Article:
The solution to this problem is to restore balance in these markets, and one way to do that is to increase the number of job suppliers so that the markets are competitive on both sides (and to reduce the transactions costs of changing jobs through means such as health insurance that follows workers from job to job). Unfortunately, that is not something we can do easily - we cannot just snap our fingers and have new journalism jobs suddenly appear - so we must pursue other means such as allowing workers to form unions or enter into other relationships that concentrate and balance power.

So, like the article, I also hope that journalists start asking the questions above, not just about their own markets, but about all markets:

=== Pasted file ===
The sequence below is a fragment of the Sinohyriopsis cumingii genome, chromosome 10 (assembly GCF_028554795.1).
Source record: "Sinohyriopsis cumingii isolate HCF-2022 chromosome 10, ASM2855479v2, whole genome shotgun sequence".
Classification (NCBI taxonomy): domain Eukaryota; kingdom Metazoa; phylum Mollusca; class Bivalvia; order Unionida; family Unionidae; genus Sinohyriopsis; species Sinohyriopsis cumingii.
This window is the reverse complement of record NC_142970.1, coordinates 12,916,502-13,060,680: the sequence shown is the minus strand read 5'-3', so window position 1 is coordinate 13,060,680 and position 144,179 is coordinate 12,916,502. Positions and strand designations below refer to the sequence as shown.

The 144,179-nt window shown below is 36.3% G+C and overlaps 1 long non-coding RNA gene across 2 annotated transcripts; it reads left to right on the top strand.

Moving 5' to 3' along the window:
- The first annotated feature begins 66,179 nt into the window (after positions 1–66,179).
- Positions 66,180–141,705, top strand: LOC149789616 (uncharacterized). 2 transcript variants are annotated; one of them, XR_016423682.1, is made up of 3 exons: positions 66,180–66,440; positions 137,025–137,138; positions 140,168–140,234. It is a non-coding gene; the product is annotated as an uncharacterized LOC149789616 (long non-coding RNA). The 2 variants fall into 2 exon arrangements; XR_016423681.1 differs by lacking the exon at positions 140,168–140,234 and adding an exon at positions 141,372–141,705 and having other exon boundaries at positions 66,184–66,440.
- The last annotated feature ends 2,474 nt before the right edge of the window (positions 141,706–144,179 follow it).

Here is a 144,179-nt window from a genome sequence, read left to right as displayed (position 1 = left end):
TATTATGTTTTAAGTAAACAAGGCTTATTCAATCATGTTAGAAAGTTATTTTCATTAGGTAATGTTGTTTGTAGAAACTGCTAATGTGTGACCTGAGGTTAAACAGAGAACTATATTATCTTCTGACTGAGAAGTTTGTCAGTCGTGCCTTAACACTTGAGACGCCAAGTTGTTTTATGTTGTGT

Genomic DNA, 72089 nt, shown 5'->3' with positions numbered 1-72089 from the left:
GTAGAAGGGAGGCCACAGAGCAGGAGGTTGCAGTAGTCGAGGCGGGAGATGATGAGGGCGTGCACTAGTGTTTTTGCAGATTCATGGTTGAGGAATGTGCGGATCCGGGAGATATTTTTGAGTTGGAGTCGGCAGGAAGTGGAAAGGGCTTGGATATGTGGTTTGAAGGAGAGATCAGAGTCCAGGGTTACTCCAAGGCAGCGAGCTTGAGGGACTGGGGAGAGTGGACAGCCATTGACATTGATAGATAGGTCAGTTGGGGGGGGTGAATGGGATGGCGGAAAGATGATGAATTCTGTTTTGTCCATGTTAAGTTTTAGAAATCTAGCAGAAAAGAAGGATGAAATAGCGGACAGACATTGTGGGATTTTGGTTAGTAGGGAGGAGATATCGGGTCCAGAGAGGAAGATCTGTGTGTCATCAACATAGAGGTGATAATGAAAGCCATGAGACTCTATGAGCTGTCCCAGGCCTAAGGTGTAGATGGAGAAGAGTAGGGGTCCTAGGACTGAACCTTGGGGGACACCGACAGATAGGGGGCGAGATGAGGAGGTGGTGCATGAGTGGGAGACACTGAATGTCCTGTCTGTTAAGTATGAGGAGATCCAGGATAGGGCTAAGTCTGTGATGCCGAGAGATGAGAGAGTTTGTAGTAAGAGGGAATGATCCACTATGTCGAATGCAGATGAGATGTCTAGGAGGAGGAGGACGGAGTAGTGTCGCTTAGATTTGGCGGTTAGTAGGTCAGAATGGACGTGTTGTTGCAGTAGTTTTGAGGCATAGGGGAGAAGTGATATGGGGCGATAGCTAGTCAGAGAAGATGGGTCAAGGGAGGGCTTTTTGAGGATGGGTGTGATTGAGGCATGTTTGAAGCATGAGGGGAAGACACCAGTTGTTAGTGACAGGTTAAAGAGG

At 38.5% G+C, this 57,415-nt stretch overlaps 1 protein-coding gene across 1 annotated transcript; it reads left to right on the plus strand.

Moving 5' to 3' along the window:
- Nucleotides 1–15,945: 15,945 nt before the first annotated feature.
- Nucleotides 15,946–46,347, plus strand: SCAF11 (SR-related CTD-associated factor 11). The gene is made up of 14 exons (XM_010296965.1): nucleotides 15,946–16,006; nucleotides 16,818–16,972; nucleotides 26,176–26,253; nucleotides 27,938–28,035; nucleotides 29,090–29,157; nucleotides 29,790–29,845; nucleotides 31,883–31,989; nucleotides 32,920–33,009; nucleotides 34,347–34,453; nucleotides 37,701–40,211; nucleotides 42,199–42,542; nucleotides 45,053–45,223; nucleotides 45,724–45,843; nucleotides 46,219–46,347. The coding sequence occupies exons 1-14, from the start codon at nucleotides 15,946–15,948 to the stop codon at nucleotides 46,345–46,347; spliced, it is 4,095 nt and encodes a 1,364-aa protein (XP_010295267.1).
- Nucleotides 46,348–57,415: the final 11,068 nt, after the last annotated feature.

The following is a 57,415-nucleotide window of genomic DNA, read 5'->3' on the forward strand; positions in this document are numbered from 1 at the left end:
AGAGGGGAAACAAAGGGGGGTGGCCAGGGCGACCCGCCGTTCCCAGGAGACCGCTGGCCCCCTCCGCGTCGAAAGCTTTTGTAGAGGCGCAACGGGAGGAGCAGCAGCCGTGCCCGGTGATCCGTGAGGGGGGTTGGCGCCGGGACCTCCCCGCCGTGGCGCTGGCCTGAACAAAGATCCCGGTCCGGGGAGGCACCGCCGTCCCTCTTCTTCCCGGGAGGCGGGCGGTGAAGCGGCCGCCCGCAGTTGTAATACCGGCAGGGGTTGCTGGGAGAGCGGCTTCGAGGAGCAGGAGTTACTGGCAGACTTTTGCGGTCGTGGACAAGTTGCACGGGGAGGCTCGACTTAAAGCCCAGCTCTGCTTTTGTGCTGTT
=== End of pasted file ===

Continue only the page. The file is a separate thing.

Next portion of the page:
Who infected it? What has been the course of the disease? What remedies exist? What are the relative costs and benefits of applying different treatments?

And as they begin to better understand the role of labor organizations in balancing these markets so that workers - including journalists - are not disadvantaged at the bargaining table, I also hope that their coverage of these issues will reflect that heightened awareness of how these markets work and what it will take to give workers an equal voice in negotiations.